It’s all about storytelling
Last year, as my wife and I were watching Project Runway All Stars, I pointed out that the show was clearly building up to a massive event regarding the young designer Sam. A couple of weeks earlier, Sam had accepted voluminous praise from the judges for his garment without pointing out that it had actually been made mostly by his teammate, Kini.
The next week, he had received praise again, and another contestant said, “Maybe we should all flirt with the judges.” Now, sure enough, another designer appeared to have given him the idea that won him a round of admiration of the judges. “You see?” I told my wife. “Like I said, they’re building to something.” In fact, Sam’s lack of gratitude and support from the judges ran throughout that season, rearing its head periodically in dramatic exchanges.
My wife Sarah lamented the lack of “reality” in reality tv, but honestly, that’s why it’s now called “unscripted” television. It’s never really been about reality. It’s just that rather than the story being written beforehand by writers, then acted out, it’s being written in the editing room, like Lancelot Link, Secret Chimp, which filmed chimpanzees chewing and then fit story and dialogue to it later.
The pervasiveness of storytelling has become increasingly clear to me. I understood a decade ago, when I was writing for IBM developerWorks, that content was important; I’d seen it then as a way of enlarging the market you want to reach, of increasing the number of potential customers by giving the skills that are necessary for using your product to anyone willing to take them.
Now I realize that it’s much more than that.
No, the more I think about it, the more I realize that there’s a reason that all big companies are, in a sense, media companies, even if they don’t realize it. (And you can bet that the biggest and most successful do realize it.) In the early to mid part of the 20th century, stories in media included direct, “native” advertising. Characters drank specific brands of coffee, smoked a particular kind of cigarette, drank Carnation evaporated milk (“from contented cows”). Nobody questioned it.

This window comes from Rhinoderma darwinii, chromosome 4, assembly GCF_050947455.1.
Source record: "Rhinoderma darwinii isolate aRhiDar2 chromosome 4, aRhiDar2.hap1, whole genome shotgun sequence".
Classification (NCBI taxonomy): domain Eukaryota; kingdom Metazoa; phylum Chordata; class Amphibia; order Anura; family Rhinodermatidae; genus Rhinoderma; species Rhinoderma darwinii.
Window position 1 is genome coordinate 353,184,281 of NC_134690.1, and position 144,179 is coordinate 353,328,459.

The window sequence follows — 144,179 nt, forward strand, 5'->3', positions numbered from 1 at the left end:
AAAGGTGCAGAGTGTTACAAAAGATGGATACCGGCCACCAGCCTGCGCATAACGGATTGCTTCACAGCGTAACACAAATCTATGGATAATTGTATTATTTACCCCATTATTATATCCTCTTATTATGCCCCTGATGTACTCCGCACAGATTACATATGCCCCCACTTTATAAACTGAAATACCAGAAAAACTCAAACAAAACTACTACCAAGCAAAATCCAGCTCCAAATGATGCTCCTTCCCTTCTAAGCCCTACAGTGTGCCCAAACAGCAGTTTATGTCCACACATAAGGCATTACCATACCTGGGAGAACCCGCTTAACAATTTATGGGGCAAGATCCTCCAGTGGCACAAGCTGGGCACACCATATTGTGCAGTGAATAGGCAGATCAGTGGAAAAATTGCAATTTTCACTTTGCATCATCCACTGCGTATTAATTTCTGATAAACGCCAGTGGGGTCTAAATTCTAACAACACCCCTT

Nowadays the commercials have moved outside of the programming, but the best of them are taking on a narrative quality of their own. Think of the best commercials you’ve seen lately. The dog raised with the Budweiser horses. The little boy in the Darth Vader costume starting the car with the Force. Even the guy eating Doritos at his wife’s ultrasound. They all have a story.
Whereas before companies were inserting advertising and marketing into content, now they’re creating content that includes their advertising and marketing. Marriott has its own digital agency and produces short films, such as the Two Bellmen movies.
And why shouldn’t they? Humans don’t just crave story, they live it every day. Think about it; your day has a narrative flow to it; you get up, you go to work, you deal with conflict, you come home, you wind down, you go to bed. Sure, it may not be a particularly exhilarating scene in the plot of your life, but it does have that narrative flow.
In fact, if you look at things from a more distant perspective, you can see story in the general flow of your life. You get a new job, you’re excited about it, you’re enjoying it, and things either go well until some high point victory that you celebrate, or they go south until some climactic event causes you to look for something else.
It’s all story.
That’s why it works.